Why you’ve got to watch Twitter like a hawk

I’ll change the names in this blog post to protect the (not so) innocent. Actually I’ll just leave the names out so as not to hurt anyone’s feelings – and get myself into trouble.

I was recently looking to brush up on my skills set with a spot of training. I emailed a training provider with some questions about a series of webinars they were planning which looked interesting.  Two weeks later: no response. So I sent  another email. Still no reply.

Next I tried something different. I tweeted what had happened, mentioning the training provider’s Twitter account and adding a hashtag just for good measure.

Within half an hour a rival training provider had spotted the tweet and posted a link to its courses. And they added a cheeky comment at the end: “we won’t ignore you”.

But again, I received no immediate response from the original training provider I’d contacted.

Sat watching TV later that evening an email landed in my inbox: from the CEO of the original training provider. It couldn’t have been a more eloquent mea culpa. And as an apology I was offered the chance to try all the webinars for free!

So what does this tell us about pr and social media? Quite a lot I think.

The CEO was devastated that her organisation had fallen down on the customer service front and that my tweet hadn’t been picked up earlier. She rescued the situation with her personal and thoughtful email and I was largely placated. She’s asked me to provide feedback on the webinars, which I will – both in private and probably in the social media sphere too.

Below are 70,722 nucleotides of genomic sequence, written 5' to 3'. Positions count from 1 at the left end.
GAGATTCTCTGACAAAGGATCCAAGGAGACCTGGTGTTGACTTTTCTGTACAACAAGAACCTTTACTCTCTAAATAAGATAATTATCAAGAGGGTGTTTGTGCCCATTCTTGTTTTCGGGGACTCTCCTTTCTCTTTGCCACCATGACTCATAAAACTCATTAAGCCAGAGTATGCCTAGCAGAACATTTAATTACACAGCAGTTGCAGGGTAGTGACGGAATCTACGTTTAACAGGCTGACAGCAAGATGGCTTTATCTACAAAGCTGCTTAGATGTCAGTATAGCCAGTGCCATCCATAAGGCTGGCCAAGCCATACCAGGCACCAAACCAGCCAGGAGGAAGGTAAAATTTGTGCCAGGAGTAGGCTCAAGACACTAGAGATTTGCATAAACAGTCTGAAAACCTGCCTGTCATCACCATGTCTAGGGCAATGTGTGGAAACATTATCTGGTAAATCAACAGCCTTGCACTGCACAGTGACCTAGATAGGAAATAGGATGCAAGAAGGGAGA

The fact is, any organisation worth its salt these days should be closely monitoring what’s being said about it on blogs, on Twitter and all the other places we use to sound off online. They’re a public communications channel as vital as any in the offline world. Reputations can be trashed or elevated in an instant (I don’t have a million Twitter followers, so little harm was probably done in this instance, though as the CEO pointed out from a customer service point of view it was poor).

Reaction time is a factor and it’s essential organisations act super fast to head off a crisis or to make the most of an opportunity.  It’s made pr more complicated that’s for sure. But whoever said life wasn’t meant to be complicated?

Mark Lupton

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